Remarks During a Journey Through North America in the Years 1819, 1820, and 1821: In a Series of Letters, with an Appendix Containing an Account of Several of the Indian Tribes and the Principal Missionary Stations, &c. ; Also, a Letter to M. Jean Baptiste Say, on the Comparative Expense of Free and Slave Labour
Samuel Whiting, 1823 - Indians of North America - 335 pages
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OCLC Number: 2661442
OCLC Number: 2661442
United States -- Description and travel.
United States -- Description and travel -- Early works to 1800. Indians of North America.
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acres America appeared arrived attention beautiful believe Black breakfast called cent Christian church circumstances civil colony common cotton course cultivation distant early effect England English expect expense farmers favourable feelings five forest four frequently give half horses hundred idea Indian Indian corn interest labour land late least leave less letter living manners master means miles missionaries Mississippi moral morning mountains native nature Negroes never night o'clock observed obtain passed perhaps persons plantations planter present produce profit reached received regard remarks rendered respectable river road seemed seen side situation slave labour slavery slaves society sometimes soon thing tion told town travellers trees United White whole woods young
Page 219 - And they shall destroy the walls of Tyrus, and break down her towers: I will also scrape her dust from her, and make her like the top of a rock. It shall be a place for the spreading of nets in the midst of the sea: for I have spoken it, saith the Lord God: and it shall become a spoil to the nations.
Page ii - In conformity to the Act of Congress of the United States, entitled, "An Act for the encouragement of learning, by securing the copies of Maps, Charts, and Books, to the authors and proprietors of such copies, during the times therein mentioned.
Page 259 - Verily I say unto you ; There is no man that hath left house, or brethren, or sisters, or father, or mother, or wife, or children, or lands, for my sake, and the gospel's, but he shall receive an hundred-fold now in this time, houses, and brethren, and sisters, and mothers, and children, and lands, with persecutions, and in the world to come eternal life.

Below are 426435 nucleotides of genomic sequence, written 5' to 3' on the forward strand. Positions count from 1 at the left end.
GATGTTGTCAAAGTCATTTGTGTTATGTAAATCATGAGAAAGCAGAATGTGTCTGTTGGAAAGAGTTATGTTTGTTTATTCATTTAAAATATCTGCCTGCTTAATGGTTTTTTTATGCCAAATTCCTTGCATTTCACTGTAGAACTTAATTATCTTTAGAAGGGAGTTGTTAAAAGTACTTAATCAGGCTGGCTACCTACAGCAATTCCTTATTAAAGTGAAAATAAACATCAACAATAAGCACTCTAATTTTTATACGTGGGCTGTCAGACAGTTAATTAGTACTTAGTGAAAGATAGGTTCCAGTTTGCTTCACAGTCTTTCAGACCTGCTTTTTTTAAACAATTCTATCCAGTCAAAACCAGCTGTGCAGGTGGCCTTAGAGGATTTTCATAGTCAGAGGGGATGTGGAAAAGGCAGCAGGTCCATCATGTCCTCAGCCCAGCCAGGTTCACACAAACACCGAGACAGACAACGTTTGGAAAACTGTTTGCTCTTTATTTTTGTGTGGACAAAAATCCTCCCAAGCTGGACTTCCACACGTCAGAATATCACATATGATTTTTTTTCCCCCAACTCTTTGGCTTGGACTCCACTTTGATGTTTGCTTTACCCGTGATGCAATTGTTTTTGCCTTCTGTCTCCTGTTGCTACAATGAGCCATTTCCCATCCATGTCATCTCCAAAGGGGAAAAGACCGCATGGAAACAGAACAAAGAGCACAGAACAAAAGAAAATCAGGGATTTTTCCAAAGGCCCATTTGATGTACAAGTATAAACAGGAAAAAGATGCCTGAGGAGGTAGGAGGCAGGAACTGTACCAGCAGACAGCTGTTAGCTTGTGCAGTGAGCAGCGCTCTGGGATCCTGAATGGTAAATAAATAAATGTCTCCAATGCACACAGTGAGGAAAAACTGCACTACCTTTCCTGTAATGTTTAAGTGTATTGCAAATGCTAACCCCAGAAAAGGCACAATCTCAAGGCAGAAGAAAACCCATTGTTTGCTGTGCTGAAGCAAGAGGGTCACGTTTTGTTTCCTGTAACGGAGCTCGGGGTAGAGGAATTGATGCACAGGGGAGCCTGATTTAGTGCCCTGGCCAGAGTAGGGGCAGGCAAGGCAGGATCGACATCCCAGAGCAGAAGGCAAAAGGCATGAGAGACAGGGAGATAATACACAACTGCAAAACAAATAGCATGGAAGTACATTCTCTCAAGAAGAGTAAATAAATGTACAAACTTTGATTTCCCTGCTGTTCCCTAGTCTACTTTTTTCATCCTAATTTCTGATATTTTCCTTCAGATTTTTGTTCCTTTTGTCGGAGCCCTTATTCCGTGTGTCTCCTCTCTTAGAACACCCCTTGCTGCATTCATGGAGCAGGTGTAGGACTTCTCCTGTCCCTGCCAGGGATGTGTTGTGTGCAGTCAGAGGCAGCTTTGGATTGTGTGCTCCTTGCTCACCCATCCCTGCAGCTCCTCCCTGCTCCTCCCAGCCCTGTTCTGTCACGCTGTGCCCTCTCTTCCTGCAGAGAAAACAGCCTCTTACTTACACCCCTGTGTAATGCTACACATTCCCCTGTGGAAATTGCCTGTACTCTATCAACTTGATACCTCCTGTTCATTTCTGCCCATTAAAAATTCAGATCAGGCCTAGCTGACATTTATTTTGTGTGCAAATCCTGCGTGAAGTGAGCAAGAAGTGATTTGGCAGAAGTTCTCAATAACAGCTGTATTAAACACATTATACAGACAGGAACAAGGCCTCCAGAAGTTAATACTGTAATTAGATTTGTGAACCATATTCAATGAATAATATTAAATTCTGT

Page 161 - a generous action: in so free and kind a manner did they contribute to " my relief, that if I was dry, I drank the sweetest draught; and if hungry, " I ate the coarsest morsel with a double relish.
Page 234 - Institutions, containing in substance all that ages had done for human government, were established in a forest. Cultivated mind was to act on uncultivated nature; and, more than all, a government and a country were to commence with the very first foundations laid under the divine light of the Christian religion.
Page 233 - ... and we look not to the question whether he himself have or have not children to be benefited by the education for which he pays. We regard it as a wise and liberal system of police, by which property and life and the peace of society are secured. We seek to prevent, in some measure, the extension of the penal code, by inspiring a salutary and conservative principle of virtue and of knowledge in an early age.
Page 161 - Fierce as his clime, uncultured as his plains, A soil where virtue's fairest flowers might shoot, And trees of science bend with glorious fruit; Sees in his soul, involved with thickest night, An emanation of eternal light, Ordained, 'midst sinking worlds, his dust to fire, And shine for ever when the stars expire.
Page 304 - ... a thief, and compare the whole amount with the wages of a manufacturer of iron or wool in England, you will see, that labor is much cheaper there, than it ever can be by negroes here.
Page 279 - He saw that the negroes, like all other human beings, were to be stimulated to permanent exertion only by a sense of their own interests, in providing for their own wants and those of their offspring. He therefore tried rewards, which immediately roused the most indolent to exertion. His experiments ended in regular wages, which, the industry he had excited among his whole gang, enabled him to pay. Here was a natural, efficient, and profitable reciprocity of interests. His people became contented...
Page 233 - And knowing that our government rests directly on the public will, that we may preserve it, we endeavor to give a safe and proper direction to that public will. We do not, indeed, expect all men to be philosophers or statesmen ; but we confidently trust, and our expectation of the duration of...